“Whoa, whoa, whoa. There’s still plenty of meat on that bone. Now- you take this home, throw it in a pot, add some broth, a potato. Baby, you got a stew going!”
Carl Weathers to Dr Tobias Fünke, Arrested Development.
If your idea of going out to eat involves paying someone else to cook you dinner, then Hot Pot Spot may not be for you. But if you are a get-involved type, interested in an unusually gregarious, communal way to eat, then HPS (as the cool kids are calling it) has you covered.
It’s the only dedicated hot pot restaurant in the area. As I’ve not had a hot pot for a few years- since the sadly now defunct Mongolian Barbecue in Clapham- we visit a couple of days after it opens.
I’m always surprised by the number of small businesses within the Globe Centre. It’s reassuring to know that, should I overdo it and the eternal struggle between my waistband and torso rapidly reach that inevitable crisis, that Judith’s Tailoring is at hand for some emergency remedial action.
HPS itself is a minimally decorated space- a bare, painted concrete floor, with little in the way of decoration except for a few murals, but bright and airy. It’s a treat to find Hitachino’s White Ale (£3.95) among a short list of Japanese and Chinese beers. Brad has a ‘mocktail’ which he rates highly but finds expensive at £5.45, though using Korean pear juice has its merits. Chopsticks are your default setting, although forks are available for dolts such as your correspondent, who handles chopsticks with all the effortless ease and grace of a tutued Boris Johnson attempting a grand jeté at La Scala.
You help yourself to condiments: from chilli oil, oyster sauce, ‘satay’ or shacha (don’t expect the thick, peanut satay you know from Malaysian cooking: this is another beast altogether), sesame, sriracha and black vinegar, herbs and the like. Choose your ingredients and your stock base (lamb stock or vegetable) and Sichuan pepper and sit back.
After some slightly confusing menu broth choices, we choose a communal pot, recommended for two or more. The recessed hot plates in your table keep the whole thing bubbling along nicely. The cauldron arrives bubbling evilly, heady with aromatics- there’s garlic and fennel and black peppercorns as well as the whole dried chillies ramping up the heat. (We opt for Szechuan spice level 2 out of 3, because one of us once mistook hot chilli oil for soup in Australia and is still traumatised by memories of the aftereffects.)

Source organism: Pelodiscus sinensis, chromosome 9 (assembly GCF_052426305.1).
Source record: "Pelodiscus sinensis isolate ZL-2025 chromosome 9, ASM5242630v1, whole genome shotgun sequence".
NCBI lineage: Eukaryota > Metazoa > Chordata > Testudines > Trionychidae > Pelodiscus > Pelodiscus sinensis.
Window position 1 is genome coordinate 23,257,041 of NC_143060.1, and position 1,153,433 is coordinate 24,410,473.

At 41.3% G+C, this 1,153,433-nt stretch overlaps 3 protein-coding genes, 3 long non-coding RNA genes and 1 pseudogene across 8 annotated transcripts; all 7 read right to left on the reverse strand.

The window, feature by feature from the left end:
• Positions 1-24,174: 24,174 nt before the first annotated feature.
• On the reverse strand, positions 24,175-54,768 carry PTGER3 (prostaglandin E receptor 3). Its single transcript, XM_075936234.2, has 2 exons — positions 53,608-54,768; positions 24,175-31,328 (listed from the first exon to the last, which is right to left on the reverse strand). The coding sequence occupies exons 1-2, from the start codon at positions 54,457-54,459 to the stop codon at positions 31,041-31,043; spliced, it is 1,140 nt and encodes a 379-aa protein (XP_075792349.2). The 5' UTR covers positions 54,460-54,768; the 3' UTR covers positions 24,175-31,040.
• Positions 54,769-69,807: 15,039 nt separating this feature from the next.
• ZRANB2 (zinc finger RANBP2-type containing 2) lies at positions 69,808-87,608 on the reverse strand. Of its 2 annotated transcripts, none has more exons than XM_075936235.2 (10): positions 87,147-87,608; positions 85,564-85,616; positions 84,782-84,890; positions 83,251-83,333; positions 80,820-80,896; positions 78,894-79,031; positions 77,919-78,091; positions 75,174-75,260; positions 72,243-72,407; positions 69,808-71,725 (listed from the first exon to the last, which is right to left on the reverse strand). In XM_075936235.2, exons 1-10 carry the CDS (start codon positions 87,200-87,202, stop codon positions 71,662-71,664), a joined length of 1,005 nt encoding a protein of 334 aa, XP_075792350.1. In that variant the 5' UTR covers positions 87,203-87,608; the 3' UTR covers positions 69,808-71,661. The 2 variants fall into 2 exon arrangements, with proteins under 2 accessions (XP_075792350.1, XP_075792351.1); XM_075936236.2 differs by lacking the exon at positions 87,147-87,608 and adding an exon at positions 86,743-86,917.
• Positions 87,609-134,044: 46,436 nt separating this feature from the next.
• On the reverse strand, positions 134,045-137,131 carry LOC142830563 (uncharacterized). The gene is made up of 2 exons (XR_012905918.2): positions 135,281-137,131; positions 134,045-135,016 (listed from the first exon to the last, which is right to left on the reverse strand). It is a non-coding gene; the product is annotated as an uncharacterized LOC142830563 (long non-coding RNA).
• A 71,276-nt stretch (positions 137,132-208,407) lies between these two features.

The menu is short but well considered. The kitchen preps things for ease of cooking, then you’re left to your own devices. (This being 2018, a mandatory Health and Safety spiel is delivered tableside to enforce plate protocol and avoid cross-contamination of raw and cooked, or to stop you plunging your head into boiling stock). Squid (£5.95), for example, is trimmed and scored so it curls up in the heat: and, just for once, there’s no one else you can blame if it ends up overcooked.
It’s a lovely way to eat, even on a baking evening: light, fresh, flavoursome, and each component just as you want it. Add noddles for something more substantial, or stick with the meat and veg. Ruby Striploin beef (£7.95) is sliced waffer-thin and cooks in seconds (‘it’s like Arnie being lowered into the furnace at the end of Terminator 2’ is the comment), enoki mushrooms even more quickly. It should go without saying that this type of food only appeals if it is spankingly fresh. HPS delivers. It’s all rather relaxing, somehow.
We have made it through our working day sustained only by the promise of bao.
However, here they are not the lusted-after street food gua bao of Taiwan or Korea, pillowy and folded, but the stouter, slightly breadier, filled variety, the sort you see in Cantonese supermarkets. However, it is one of the immutable rules of the universe that it is impossible to have a bad time when there is char-siu pork around; it is never going to disappoint- even though recent reports suggest many are not getting their WHO-recommended five portions a day).
For dessert, another couple of bao: this time, they are sweetened with coconut around a canary-yellow custard which could become voraciously addictive.
We ate, drank, paid the service charge, and were only £20 a head worse off. Hot Pot Spot is a welcome arrival in what is one of the more interesting areas for food. This brings an element of laid-back fun to eating out.This is an interesting new opening with clear potential. The menu’s not faultless- some texturally contrasting toppings would be an improvement- peanuts? fried shallots?- but no two people will have exactly the same meal, and omnivores and the meat-free can happily eat from the same pot while doing their own thing. Oh, and we managed to conclude the meal without scalding our faces off. Result.
Hot Pot Spot
The Globe Centre,
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This blog is a very simple thing.
I won’t try to sell you any hand lotion, exercise programmes, coffee syrups or Patagonian nose flutes. You won’t find tips on dating, ‘wellness’ or yoga mats.
I write because I love it (and food, as indicated by my increasing girth). Greed happens to be my Deadly Sin of choice, but at least it is never shy of providing me with subject matter.
A simple thing, then: all you get is me wittering on semi-coherently about places I’ve eaten at; hence a ‘restaurant blog’ rather than a ‘food blog’, although there are a few recipes scattered throughout.
From mezze to Michelin ‘fine dining’ and all points in between.